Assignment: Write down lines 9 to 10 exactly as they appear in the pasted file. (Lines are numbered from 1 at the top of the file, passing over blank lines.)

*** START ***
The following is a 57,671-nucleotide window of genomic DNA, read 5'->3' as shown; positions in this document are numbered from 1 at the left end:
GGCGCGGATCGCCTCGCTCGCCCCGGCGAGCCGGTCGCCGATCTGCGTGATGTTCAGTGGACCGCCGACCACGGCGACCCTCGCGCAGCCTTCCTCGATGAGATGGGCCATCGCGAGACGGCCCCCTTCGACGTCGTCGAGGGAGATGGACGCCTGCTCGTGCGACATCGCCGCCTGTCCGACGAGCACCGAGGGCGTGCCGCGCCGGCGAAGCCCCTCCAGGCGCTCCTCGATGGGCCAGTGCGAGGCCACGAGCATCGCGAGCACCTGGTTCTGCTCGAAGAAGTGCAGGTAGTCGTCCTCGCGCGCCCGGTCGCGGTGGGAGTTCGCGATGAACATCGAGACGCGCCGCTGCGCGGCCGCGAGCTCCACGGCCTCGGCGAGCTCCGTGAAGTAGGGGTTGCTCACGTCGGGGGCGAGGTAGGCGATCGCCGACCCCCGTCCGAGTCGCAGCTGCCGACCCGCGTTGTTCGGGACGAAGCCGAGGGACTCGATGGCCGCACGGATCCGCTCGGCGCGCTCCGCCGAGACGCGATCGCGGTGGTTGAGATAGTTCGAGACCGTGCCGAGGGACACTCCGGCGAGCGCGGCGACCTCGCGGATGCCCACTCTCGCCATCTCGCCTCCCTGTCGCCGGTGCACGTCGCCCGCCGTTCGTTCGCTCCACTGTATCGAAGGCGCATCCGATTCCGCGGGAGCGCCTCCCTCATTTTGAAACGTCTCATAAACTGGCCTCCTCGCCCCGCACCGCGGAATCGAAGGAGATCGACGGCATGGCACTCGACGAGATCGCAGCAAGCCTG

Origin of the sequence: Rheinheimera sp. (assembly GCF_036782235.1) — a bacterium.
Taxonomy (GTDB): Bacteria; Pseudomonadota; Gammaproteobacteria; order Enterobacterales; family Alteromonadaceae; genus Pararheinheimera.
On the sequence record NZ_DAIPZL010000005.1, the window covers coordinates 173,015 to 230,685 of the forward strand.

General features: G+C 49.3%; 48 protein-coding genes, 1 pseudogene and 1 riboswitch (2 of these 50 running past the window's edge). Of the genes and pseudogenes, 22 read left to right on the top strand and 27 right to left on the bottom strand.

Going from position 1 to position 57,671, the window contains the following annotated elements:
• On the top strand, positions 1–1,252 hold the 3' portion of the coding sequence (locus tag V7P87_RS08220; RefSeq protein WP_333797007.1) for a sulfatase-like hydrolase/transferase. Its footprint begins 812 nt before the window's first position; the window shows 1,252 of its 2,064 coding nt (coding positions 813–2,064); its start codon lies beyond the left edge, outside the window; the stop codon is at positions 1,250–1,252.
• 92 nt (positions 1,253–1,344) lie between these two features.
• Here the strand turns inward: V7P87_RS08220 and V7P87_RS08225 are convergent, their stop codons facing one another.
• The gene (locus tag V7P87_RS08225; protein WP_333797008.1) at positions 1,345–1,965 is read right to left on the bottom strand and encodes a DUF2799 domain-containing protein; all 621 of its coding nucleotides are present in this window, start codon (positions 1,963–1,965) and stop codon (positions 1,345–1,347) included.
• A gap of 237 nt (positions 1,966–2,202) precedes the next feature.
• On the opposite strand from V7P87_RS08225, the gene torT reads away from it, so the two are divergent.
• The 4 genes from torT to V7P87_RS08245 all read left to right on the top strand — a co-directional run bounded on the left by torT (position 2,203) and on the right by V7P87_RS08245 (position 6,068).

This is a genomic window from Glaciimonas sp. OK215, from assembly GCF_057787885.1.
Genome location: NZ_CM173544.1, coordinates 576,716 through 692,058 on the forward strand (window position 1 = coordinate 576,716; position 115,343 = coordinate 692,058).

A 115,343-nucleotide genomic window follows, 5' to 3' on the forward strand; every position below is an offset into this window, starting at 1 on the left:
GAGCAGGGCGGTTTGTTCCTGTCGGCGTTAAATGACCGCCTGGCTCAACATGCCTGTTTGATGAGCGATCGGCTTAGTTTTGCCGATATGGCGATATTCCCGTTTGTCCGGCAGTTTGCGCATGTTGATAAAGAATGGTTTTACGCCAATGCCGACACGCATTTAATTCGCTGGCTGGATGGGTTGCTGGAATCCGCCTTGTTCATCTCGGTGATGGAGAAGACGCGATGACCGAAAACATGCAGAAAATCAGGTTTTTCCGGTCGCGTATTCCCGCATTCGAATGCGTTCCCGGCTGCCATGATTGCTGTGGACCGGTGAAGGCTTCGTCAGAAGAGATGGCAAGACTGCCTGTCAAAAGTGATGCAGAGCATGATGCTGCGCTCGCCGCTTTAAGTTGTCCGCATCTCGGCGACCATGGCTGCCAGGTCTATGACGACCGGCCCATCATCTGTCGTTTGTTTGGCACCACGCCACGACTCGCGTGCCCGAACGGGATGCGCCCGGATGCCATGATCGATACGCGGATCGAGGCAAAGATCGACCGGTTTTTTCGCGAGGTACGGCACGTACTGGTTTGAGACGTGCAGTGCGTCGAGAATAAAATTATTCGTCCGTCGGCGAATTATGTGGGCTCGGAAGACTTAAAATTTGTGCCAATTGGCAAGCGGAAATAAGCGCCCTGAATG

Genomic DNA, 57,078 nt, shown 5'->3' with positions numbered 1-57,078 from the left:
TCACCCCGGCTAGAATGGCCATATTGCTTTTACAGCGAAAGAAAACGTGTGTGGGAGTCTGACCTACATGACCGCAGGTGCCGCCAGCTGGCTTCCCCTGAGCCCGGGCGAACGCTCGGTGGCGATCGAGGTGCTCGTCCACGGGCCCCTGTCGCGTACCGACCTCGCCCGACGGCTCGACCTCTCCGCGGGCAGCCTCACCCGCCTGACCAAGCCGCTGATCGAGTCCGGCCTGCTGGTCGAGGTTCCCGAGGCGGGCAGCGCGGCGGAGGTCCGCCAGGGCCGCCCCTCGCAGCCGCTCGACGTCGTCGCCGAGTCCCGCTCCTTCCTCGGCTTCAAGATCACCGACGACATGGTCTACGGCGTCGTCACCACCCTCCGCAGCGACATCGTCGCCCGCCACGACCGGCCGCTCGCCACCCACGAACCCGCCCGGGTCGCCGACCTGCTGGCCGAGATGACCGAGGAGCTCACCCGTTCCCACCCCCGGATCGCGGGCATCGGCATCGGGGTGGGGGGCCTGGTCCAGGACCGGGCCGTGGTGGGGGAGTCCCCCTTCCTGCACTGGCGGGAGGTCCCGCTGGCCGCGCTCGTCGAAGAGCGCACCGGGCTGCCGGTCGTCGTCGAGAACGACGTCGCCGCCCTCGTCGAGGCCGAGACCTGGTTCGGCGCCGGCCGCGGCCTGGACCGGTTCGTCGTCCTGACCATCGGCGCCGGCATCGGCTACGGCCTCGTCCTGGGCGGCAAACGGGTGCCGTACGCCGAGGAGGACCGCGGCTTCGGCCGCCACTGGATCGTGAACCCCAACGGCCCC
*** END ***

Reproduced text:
• 92 nt (positions 1,253–1,344) lie between these two features.
• Here the strand turns inward: V7P87_RS08220 and V7P87_RS08225 are convergent, their stop codons facing one another.